A second recirculation loop is provided by a dedicated recirculation pump for each aeration tank to return flows to the anoxic zone to achieve the process/denitrification requirements.
Filtered flows, known as permeate are drawn (sucked) through the Pulsion LE-44 Koch Membranes by independent permeate pumps. Suction pressures across the membrane are dependent on the conditions but range from 0.05 bar up to their rated limit of 0.6 bar (~6 m water head).
Permeate flows combine in a manifold before entering a permeate tank. The permeate tank has a high-level weir overflow to ensure a sufficient volume is retained to fulfil membrane backwashing requirements. Finally, the flows pass to a final effluent monitoring chamber and washwater sump before leaving the site through an outfall to the River Itchen.
To maintain the process sludge balance, SAS (surplus activated sludge) is wasted from downstream of the MBR to a dedicated SAS pumping station. The take-off is designed to simultaneously capture and remove scum from the closed loop. SAS is passed to sludge holding tanks where it is combined with primary sludges before centrifuge thickening to 20-25% cake, ready for transport from site to a local sludge treatment centre.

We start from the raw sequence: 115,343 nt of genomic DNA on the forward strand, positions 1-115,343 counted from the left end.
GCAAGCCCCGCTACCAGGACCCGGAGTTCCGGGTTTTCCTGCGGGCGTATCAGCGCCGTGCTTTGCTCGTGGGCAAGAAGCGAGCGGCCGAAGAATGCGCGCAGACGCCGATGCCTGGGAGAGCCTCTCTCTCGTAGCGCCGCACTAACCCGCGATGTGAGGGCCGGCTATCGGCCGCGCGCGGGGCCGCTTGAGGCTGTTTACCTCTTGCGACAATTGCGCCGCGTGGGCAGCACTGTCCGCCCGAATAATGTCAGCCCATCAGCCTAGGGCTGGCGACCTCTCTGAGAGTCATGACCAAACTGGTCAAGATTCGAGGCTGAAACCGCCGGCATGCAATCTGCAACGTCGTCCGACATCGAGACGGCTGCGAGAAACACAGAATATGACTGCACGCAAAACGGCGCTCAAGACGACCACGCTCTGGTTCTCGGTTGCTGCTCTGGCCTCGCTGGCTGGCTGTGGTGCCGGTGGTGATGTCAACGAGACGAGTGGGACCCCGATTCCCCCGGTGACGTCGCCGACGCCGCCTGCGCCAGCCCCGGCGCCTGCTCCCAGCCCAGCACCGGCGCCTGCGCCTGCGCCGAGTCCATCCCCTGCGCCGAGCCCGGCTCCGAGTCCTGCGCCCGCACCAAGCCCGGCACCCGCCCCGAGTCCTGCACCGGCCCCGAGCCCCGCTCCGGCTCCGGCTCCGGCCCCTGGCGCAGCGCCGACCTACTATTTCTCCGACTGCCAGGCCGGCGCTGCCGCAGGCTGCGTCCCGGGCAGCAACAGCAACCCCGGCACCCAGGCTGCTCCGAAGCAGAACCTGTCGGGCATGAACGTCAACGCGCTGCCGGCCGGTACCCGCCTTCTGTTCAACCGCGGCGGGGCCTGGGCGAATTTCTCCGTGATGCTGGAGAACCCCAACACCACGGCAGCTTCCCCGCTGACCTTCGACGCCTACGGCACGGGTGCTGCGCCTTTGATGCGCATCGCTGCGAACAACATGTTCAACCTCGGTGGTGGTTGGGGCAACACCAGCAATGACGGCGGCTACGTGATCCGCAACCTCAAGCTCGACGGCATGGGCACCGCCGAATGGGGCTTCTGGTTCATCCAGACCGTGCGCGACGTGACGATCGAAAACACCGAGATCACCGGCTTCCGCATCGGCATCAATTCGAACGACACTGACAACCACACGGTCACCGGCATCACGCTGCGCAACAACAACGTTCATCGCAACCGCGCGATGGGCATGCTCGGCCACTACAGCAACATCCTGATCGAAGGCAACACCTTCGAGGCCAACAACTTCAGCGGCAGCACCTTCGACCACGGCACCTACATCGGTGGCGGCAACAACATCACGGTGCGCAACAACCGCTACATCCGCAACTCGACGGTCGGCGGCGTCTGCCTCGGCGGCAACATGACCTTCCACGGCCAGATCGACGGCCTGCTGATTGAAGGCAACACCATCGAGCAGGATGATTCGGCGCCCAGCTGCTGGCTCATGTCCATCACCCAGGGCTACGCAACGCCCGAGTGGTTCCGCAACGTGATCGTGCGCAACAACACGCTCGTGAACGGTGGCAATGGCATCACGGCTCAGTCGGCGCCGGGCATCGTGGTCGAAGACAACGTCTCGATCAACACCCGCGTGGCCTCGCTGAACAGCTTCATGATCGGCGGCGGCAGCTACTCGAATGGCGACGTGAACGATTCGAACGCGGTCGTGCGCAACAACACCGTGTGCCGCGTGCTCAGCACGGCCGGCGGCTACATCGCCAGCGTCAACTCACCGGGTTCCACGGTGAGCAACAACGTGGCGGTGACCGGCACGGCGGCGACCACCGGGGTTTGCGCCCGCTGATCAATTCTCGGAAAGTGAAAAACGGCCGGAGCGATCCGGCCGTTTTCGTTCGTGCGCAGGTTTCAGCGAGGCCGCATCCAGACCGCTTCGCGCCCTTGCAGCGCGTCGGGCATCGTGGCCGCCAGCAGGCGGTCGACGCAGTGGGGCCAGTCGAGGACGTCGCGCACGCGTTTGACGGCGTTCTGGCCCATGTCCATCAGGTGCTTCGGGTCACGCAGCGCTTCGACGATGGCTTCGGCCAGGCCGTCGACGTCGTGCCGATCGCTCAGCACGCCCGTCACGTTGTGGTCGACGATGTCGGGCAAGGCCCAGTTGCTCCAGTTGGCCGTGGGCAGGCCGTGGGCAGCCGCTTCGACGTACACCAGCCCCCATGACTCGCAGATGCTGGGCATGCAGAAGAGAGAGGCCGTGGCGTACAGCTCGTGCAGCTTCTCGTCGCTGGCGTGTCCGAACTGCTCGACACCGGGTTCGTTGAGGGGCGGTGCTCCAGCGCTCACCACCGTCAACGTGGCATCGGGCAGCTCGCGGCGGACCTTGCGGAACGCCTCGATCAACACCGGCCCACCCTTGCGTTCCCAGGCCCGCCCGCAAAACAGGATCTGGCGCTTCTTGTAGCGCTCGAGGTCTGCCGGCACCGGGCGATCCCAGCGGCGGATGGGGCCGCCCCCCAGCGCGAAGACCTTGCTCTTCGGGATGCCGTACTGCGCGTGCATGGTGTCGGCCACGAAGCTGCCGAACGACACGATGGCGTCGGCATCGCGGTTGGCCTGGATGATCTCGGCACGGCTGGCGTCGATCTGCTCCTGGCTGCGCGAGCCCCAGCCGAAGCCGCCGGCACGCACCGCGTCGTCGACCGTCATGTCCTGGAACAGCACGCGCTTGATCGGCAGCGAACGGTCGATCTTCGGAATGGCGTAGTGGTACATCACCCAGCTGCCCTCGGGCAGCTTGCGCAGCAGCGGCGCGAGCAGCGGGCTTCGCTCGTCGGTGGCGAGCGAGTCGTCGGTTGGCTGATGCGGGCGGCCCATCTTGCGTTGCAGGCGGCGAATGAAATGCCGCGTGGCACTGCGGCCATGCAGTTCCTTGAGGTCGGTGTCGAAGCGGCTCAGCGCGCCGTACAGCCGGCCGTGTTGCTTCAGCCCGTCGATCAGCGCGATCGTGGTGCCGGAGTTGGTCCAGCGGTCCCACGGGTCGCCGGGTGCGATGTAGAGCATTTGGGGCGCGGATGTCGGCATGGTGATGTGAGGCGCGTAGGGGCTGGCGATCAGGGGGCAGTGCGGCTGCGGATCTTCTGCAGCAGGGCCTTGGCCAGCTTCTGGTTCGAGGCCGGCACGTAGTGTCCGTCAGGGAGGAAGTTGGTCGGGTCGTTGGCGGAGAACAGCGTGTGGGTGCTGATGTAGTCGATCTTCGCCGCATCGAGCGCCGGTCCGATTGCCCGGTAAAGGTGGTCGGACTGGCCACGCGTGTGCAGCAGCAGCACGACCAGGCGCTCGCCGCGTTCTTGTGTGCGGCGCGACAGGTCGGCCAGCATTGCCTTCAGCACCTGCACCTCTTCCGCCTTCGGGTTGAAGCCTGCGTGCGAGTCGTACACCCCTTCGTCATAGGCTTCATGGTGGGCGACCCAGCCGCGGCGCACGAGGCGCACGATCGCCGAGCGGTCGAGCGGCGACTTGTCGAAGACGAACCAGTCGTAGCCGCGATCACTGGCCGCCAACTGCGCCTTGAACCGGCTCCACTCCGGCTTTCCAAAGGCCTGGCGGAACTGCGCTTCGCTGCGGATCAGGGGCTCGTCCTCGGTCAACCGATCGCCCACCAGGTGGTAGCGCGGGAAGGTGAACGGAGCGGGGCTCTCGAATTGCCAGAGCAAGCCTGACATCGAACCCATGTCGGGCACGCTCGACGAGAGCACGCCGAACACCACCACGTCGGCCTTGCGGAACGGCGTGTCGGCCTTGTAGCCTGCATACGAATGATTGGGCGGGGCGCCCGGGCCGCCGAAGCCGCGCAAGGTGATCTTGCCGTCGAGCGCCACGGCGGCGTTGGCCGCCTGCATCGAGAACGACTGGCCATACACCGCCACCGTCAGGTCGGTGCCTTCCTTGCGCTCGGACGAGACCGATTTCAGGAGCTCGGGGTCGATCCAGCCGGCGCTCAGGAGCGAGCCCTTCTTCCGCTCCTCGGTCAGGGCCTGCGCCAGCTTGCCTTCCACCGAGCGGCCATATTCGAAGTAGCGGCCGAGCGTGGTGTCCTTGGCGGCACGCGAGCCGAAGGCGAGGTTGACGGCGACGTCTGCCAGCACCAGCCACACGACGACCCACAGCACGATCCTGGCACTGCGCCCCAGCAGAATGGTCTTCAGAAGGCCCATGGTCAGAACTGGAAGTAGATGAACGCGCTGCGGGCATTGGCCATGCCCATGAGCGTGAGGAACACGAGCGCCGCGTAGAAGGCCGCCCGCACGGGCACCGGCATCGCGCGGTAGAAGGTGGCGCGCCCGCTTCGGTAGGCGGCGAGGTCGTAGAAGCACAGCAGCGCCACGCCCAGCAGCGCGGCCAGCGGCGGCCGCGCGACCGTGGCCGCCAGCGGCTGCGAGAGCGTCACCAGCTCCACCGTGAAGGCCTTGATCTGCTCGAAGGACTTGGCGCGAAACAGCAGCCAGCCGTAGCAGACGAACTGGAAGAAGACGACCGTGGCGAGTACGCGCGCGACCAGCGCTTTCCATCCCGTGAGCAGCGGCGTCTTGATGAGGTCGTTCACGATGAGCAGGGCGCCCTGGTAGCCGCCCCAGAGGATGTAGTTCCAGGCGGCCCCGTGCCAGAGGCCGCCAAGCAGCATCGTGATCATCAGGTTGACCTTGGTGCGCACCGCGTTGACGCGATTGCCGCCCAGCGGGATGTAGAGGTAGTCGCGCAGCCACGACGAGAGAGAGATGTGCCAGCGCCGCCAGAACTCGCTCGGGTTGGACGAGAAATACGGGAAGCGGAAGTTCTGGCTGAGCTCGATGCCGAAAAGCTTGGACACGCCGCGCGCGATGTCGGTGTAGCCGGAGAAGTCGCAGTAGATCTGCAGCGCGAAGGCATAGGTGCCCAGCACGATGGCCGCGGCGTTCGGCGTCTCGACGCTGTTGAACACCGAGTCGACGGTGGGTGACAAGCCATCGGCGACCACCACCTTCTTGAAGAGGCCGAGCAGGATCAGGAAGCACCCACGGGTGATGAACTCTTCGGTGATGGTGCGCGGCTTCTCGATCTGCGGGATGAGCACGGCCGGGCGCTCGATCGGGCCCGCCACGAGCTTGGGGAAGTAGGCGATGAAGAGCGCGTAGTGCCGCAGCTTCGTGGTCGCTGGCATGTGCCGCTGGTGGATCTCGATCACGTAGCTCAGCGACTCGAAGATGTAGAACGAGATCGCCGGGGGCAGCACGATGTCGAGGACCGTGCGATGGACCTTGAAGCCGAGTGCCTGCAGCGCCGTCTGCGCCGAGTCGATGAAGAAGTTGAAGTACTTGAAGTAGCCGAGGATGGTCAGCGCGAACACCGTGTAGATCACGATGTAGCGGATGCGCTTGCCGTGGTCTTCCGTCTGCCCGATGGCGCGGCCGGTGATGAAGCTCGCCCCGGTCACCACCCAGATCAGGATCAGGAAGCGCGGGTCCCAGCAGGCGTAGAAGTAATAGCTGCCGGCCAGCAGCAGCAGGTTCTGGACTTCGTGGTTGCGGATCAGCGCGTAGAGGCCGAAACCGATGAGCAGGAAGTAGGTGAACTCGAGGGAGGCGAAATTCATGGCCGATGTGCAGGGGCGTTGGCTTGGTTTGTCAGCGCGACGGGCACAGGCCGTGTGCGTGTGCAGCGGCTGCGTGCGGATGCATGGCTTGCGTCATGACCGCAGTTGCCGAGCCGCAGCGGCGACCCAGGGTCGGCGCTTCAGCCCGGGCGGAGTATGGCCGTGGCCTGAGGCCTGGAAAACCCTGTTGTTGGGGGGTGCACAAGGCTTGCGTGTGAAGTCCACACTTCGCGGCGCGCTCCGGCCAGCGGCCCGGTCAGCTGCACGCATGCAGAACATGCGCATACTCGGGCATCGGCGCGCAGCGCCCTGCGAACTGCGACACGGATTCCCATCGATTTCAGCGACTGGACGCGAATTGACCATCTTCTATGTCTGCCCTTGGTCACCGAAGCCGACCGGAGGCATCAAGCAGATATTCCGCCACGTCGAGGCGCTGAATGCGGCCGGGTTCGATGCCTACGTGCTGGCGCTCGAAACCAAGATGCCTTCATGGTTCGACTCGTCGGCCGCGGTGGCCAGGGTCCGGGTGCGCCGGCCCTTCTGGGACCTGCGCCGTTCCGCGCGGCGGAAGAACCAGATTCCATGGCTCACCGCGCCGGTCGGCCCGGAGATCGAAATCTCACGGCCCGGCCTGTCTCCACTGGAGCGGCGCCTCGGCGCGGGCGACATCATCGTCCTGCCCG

The modules were delivered to site om a just-in-time approach. They were lifted from the truck by a site crane to an assembly area. Here, extensive protective packaging was removed before mating the modules to their traverse frame and installing interconnecting pipework in order to achieve a standardised membrane module, complete and ready for inspection and sign off before installation into the prepared MBR tanks. Once in place, each traverse frame was levelled to ensure equal air distribution to each module to meet the cleaning requirements.
The final step before turning of flows was to perform a membrane leak test to ensure module integrity and sound piping connections.